• Columbia’s Giving Days raised $6.8 million from 4,940 donors in 2012, $7.8 million from nearly 9,700 donors in 2013, and $11 million+ from 10,400 donors in 2014.
  • The University of Sydney’s September 2014 “Pave the Way” Campaign raised $932,000 from more than 1,000 donors.
  • Santa Clara University’s April 2014 “Power of One Day” raised $795,000 from almost 3,000 donors.

The numbers are clear—when planned well, online giving days can be enormous fundraising tools. In higher education, colleges and universities are leveraging giving days to acquire new donors, meet fundraising goals, and engage major gift supporters. But you don’t have to take our word for it…

BWF_social recently concluded a survey of 45 higher education institutions. The respondents included schools of all size and scope—from public universities to liberal arts colleges. Much like the schools, the scale of the giving days varied, but the numbers are clear—giving days equal big fundraising for nearly every school that put resources toward the effort.

To view a summary of the survey’s highlights, click on the infographic below. For the full results of the survey, click here. Wanna join the list of institutions that have conducted leading giving days? Click here to learn more about how BWF_social can help ensure a big online fundraising event for your school.

2014 BWF_social Online Giving Day Survey

 

4 Components to Big Online Giving Days

Columbia Giving Day 2014 TotalsWell, they did it again. Columbia University just wrapped up their third annual online giving day. And once again, it looks to be a record breaker, bringing in more than $11 million from more than 10,000 gifts.

As we’ve written about in the past, successful online giving days like Columbia’s annual efforts are rarely a happy accident. The best (million dollar+) efforts are the result of careful planning around four main areas:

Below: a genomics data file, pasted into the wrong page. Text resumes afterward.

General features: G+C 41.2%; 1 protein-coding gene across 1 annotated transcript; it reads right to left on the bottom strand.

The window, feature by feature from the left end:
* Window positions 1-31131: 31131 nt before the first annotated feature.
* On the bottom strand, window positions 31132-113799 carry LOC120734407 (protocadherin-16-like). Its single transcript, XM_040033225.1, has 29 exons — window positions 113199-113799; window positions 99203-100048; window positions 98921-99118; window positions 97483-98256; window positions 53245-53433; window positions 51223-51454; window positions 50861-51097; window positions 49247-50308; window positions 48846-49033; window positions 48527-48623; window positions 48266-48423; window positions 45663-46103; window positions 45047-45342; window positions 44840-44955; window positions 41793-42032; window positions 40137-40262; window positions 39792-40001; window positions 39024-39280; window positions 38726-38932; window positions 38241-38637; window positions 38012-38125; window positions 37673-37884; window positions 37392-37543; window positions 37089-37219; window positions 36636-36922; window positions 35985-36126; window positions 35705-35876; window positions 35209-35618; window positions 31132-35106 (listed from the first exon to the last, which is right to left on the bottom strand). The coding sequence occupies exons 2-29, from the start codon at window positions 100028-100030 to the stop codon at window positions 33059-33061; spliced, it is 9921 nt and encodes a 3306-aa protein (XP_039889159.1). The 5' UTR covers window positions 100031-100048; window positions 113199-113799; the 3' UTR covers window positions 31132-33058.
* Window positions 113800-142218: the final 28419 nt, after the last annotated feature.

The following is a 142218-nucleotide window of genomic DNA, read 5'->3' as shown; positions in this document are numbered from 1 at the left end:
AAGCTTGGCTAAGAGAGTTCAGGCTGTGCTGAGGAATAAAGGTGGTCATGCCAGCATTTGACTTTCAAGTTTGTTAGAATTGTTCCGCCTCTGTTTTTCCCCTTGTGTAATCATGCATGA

1. Top of the line online infrastructure (your giving day homepage, apps, related widgets, email programs, etc)
  2. A smart, well-communicated online and social media content marketing strategy.
  3. Online ambassadors.
  4. Major donor involvement for challenge and matching gifts.

Do all of those things well, and you will reach your goals. That’s been true of every single BWF_social client we’ve helped plan an online giving day. Cut corners on any on the above and you go from planning for success to banking on luck.

As our soon-to-be-released survey tells us, most of you are planning on conducting a giving day in 2015. And you want to make a serious investment in your giving day, because giving days are about more than the sudden and often massive influx of dollars and donors they add to your organization.

Wabash's giving day created so much digital buzz around the College that they were a trending item on Twitter for a short period of time.

Thanks to all the digital buzz around their giving day, Wabash College was trending on Twitter during their event.

First of all, online campaigns are tremendously social, well-publicized events. They often lead to higher rates of engagement than traditional, on-campus alumni reunions. But you don’t have to take my word for it. Listen to Wabash College’s Joe Klen talk about his school’s amazing online giving day/buzz building event by clicking here.

Second, major gift donors love online campaigns. They love to see the schools and organizations they support take innovative approaches to fundraising. They love telling their friends about the huge influx of dollars and donors. They love to be involved. That’s right – asking big donors to be involved by offering up large challenge and matching gifts is more stewardship than it is cultivation. And finally, major donors love seeing all the new donors online giving days accumulate (especially if they helped make it happnen through a challenge gift).

Third, online giving days are the most effective donor acquisition tool available. A recent BWF_social study found that 40 percent of the donors who give during online ambassador-led giving days are new donors. And not just any new donors – multiple studies show us that online-acquired donors have more wealth, give bigger gifts, and give more over their lifetimes than donors acquired via direct mail. So if you’d like to acquire more major donors, online is your best bet.